As dean of the Shulamith School for Girls, Judith Berlin Lieberman emphasized the importance of Jewish girls getting the same rigorous education in Judaic studies as boys did. The daughter of the head of the world Mizrachi Organization, Rabbi Meier Berlin, Lieberman grew up with a deep love of Jewish learning. She spent WWI with her grandmother in Lithuania and Belarus before reuniting with her family in New York. She earned a BA from Hunter College and a PhD in comparative literature from the University of Zurich before travelling with her husband, Saul Lieberman, to Palestine, where they lived from 1932–1940. There she taught history and literature at the Mizrachi Teachers Training School for Girls and created daycare for working women. After returning to New York, Saul taught Talmud at the Jewish Theological Seminary while Judith became principal and then dean of Shulamith, one of the first yeshivot for girls. Her pupils included Rivka Haut, who helped found Women of the Wall. Lieberman also wrote a book on Robert Browning’s Hebraic influences and a chapter for Thirteen Americans: Their Spiritual Autobiographies.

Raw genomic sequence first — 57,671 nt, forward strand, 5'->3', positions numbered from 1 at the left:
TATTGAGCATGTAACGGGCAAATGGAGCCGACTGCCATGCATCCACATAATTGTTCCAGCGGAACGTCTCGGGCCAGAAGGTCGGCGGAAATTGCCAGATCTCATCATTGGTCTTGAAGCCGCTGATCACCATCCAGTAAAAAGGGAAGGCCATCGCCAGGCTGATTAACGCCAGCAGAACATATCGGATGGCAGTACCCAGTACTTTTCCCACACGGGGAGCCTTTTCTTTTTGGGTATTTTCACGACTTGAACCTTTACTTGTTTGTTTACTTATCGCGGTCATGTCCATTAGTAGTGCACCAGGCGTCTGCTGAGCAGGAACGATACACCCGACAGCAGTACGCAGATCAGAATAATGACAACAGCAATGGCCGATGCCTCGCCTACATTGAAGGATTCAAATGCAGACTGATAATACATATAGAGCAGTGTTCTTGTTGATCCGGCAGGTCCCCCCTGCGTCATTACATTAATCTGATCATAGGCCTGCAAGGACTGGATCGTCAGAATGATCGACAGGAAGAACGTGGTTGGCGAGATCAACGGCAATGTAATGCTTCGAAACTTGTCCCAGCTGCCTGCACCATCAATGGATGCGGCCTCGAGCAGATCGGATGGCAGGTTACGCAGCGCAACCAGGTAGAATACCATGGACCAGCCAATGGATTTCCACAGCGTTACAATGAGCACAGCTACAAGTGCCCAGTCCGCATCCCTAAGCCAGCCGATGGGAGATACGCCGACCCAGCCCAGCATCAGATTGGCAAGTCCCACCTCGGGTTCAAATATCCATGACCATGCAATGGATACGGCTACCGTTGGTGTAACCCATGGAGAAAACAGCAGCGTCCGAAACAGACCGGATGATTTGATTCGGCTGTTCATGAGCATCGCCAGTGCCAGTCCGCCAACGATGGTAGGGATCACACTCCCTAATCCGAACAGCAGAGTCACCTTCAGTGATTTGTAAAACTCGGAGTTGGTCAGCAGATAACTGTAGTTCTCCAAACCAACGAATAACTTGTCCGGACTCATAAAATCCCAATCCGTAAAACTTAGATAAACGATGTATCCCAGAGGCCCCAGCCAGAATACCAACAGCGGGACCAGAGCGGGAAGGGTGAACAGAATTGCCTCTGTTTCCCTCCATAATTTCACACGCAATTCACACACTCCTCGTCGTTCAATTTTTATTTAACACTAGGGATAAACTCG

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Jewish Women's Archive. "Judith Berlin Lieberman." (Viewed on August 21, 2019) <https://qa.jwa.org/people/lieberman-judith>.